Two US women, 6 children repatriated from Syria: Report

Two women with ties to ISIL and six children will return to the US on Wednesday, Kurdish-led authorities tell Reuters.

    Kurdish-led Syrian Democratic Forces are holding thousands of women and children in overflowing camps after clearing ISIL's last foothold in Syria in March [File: Rodi Said/Reuters]
    Kurdish-led Syrian Democratic Forces are holding thousands of women and children in overflowing camps after clearing ISIL's last foothold in Syria in March [File: Rodi Said/Reuters]

    Two US women with ties to the Islamic State of Iraq and the Levant (ISIL or ISIS) and six children have been repatriated from northeast Syria at the request of the United States government, Kurdish-led authorities told Reuters news agency on Wednesday

    Abdulkarim Omar, cochair of foreign relations in the Kurdish-led region, said the eight individuals were due to arrive in the US on Wednesday. Omar did not identify the women and children involved, but said they were being returned "without any pressure or coercion".

    It is the second such repatriation from Syria after a woman and four children were returned to the US earlier this year.

    Those repatriated were previously among thousands of women and children being held in overflowing camps by US-backed forces who cleared ISIL's last foothold in eastern Syria in March.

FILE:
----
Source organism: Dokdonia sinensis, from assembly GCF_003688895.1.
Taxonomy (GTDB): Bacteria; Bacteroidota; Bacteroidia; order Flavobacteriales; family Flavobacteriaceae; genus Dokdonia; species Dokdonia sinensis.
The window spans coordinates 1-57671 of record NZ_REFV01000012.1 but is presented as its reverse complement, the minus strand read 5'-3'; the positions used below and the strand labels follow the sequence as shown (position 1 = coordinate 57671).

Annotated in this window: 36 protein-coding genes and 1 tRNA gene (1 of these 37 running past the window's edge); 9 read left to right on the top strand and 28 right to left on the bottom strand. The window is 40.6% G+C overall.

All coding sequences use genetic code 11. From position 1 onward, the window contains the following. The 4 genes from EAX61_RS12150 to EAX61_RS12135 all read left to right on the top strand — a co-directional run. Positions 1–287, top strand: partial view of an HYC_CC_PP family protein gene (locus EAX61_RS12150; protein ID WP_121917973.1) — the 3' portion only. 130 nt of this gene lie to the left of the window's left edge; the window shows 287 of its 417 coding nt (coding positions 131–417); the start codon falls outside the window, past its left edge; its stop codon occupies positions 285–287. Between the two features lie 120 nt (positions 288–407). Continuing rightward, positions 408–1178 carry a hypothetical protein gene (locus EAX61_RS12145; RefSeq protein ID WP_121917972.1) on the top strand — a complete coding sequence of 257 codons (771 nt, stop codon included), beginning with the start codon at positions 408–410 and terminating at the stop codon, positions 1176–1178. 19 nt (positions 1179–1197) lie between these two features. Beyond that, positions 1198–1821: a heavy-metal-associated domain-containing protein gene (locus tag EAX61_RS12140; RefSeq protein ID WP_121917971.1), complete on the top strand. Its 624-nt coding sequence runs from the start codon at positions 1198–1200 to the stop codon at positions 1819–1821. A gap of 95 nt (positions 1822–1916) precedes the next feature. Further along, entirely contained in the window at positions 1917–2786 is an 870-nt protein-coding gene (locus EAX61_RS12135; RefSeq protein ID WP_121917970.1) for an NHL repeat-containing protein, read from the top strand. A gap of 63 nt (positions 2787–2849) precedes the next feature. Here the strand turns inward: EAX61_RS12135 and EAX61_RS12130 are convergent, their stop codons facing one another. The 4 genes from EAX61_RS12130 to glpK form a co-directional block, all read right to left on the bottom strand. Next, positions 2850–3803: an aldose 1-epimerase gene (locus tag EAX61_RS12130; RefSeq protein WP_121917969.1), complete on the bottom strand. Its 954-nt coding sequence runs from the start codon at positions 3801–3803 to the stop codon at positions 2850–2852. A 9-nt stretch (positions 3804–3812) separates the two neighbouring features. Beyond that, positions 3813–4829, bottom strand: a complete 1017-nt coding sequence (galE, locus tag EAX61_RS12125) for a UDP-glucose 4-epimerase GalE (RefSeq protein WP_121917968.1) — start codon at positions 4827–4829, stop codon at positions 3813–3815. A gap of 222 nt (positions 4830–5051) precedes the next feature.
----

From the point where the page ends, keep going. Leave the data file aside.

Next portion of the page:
The Kurdish-led Syrian Democratic Forces (SDF) capture of Baghouz, a town in Syria's Deir Az Zor province, signalled the end of ISIL's so-called caliphate. At its peak, the armed group controlled an area across Syria and Iraq roughly equivalent to the size of the United Kingdom.

    Hundreds of the estimated tens of thousands of foreign fighters who travelled to the region to join ISIL are also being held by the SDF. A number of those are of European origin.

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    US President Donald Trump has called for European countries to take back the fighters, warning the SDF may be forced to release them should they fail to do so. Kurdish authorities have repeatedly said they cannot hold the foreigners indefinitely and cautioned that the prisoners pose a threat in the area.

    Despite the warnings, European powers, including France and Britain, have consistently ruled out repatriating such individuals.

    On Wednesday, Omar said foreign governments now appeared more willing to repatriate individuals, but only for "humanitarian causes".

    He told the Reuters news agency he expected more foreign women and children to be sent home from Syria in the near future.

    SOURCE: Al Jazeera and news agencies